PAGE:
We can achieve this separation without duplicating a lot of code if we start with some simplifying assumptions. My goal is to remove functionality that nobody needs in order to simplify the design and API. If I am simplifying away something that you think you will need, please let me know.

There's a difference with what you do with the public API vs what you do with the plugin provider. Throwing away all of the "functionality that nobody needs" will probably come back to bite those who come later with something that looks *almost* like what you did, but needs just one more parameter than you were kind enough to leave behind.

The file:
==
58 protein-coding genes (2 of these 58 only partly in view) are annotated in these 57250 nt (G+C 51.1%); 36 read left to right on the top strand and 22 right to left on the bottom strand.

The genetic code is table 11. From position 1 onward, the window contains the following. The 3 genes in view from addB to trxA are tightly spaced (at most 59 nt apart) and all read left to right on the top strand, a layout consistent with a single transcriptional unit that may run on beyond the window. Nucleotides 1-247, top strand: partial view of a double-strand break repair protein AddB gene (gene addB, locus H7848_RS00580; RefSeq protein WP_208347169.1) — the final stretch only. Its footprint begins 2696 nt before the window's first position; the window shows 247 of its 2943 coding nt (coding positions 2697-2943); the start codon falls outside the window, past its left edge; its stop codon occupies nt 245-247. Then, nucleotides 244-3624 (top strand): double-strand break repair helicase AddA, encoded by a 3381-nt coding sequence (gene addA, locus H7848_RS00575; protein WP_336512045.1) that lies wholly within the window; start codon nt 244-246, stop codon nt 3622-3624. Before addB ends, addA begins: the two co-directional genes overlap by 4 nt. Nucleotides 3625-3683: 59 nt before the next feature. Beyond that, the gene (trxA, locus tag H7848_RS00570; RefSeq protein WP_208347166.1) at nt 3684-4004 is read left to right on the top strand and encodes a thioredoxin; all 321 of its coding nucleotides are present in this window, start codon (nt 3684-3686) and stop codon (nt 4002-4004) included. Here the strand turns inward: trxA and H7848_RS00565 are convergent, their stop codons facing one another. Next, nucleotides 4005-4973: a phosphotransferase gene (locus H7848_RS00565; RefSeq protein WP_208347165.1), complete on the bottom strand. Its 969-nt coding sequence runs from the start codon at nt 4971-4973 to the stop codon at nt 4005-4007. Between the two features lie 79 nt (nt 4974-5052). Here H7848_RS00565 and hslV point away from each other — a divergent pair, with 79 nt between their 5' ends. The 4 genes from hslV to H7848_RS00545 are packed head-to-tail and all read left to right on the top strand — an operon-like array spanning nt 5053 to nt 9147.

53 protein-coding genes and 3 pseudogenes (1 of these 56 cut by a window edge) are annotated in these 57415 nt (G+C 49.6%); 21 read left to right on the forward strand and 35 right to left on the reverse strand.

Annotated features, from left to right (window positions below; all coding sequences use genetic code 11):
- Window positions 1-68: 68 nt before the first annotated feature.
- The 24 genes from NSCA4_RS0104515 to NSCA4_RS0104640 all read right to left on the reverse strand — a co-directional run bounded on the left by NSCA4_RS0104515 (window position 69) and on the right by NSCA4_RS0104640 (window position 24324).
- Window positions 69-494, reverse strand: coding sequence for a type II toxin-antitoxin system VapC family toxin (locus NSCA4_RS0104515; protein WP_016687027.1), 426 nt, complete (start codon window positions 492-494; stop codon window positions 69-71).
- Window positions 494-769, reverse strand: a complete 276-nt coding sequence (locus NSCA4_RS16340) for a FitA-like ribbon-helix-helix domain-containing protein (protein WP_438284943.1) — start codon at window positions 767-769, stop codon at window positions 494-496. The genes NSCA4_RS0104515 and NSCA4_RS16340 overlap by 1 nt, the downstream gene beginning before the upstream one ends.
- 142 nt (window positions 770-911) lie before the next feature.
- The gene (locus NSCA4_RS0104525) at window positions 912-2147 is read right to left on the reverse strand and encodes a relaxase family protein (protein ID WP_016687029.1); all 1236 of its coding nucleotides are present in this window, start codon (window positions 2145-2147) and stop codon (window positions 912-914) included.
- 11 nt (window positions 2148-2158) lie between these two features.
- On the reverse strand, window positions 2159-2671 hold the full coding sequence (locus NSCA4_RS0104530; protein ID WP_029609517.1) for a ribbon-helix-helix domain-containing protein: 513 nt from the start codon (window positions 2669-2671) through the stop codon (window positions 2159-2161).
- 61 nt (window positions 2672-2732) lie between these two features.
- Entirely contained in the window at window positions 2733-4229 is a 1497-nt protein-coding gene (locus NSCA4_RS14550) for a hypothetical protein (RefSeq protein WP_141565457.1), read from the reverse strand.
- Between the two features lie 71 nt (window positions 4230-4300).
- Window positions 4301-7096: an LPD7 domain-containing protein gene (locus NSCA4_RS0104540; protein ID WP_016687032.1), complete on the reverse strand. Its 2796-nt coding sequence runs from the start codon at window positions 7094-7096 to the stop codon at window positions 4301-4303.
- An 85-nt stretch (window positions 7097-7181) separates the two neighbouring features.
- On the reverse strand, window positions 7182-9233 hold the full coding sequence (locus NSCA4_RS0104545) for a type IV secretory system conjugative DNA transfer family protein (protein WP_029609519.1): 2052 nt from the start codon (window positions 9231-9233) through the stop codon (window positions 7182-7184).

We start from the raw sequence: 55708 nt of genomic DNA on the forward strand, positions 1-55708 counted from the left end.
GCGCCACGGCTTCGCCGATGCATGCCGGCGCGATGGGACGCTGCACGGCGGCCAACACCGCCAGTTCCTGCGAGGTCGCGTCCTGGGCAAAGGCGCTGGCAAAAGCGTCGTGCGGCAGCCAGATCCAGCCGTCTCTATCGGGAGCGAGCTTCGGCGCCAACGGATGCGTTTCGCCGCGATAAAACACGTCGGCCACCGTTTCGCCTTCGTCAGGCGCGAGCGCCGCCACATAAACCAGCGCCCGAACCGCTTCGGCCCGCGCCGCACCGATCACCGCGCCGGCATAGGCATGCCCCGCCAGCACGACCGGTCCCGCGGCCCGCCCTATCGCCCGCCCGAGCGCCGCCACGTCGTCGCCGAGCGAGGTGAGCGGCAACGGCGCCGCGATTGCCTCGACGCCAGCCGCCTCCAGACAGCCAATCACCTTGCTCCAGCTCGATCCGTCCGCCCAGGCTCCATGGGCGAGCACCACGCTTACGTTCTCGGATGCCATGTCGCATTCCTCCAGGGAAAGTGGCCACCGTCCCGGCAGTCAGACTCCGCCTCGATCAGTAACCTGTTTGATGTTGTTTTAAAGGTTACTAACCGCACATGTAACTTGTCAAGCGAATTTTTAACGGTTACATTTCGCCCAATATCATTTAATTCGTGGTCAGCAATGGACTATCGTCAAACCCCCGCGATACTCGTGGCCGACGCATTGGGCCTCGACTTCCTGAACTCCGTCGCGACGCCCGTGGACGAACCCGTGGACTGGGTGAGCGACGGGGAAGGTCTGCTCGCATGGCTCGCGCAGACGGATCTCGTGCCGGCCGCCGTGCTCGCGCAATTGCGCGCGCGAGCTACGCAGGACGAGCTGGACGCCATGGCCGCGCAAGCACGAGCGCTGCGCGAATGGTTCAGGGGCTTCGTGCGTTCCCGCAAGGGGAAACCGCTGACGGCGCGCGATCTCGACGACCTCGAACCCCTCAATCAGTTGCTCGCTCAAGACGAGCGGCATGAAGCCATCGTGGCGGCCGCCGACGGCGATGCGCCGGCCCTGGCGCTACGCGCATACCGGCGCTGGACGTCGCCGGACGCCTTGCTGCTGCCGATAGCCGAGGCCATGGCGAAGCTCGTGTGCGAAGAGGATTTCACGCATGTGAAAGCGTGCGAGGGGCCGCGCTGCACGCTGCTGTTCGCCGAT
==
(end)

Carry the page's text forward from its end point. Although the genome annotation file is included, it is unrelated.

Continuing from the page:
I agree, but we have to draw the line somewhere, and I think that line should be determined by the most common use cases. I would prefer to put in too little, and add more to the API later when people ask for it. Adding things to the API isn't trivial, but it is much easier than removing things that we don't need that are complicating the API and causing problems.



A) We don't need to expose actual curve parameters over the API. Curves can be specified using names (e.g. "X25519") or OIDs. The underlying implementation will likely support arbitrary Montgomery curves, but the JCA application will only be able to use the supported named curves.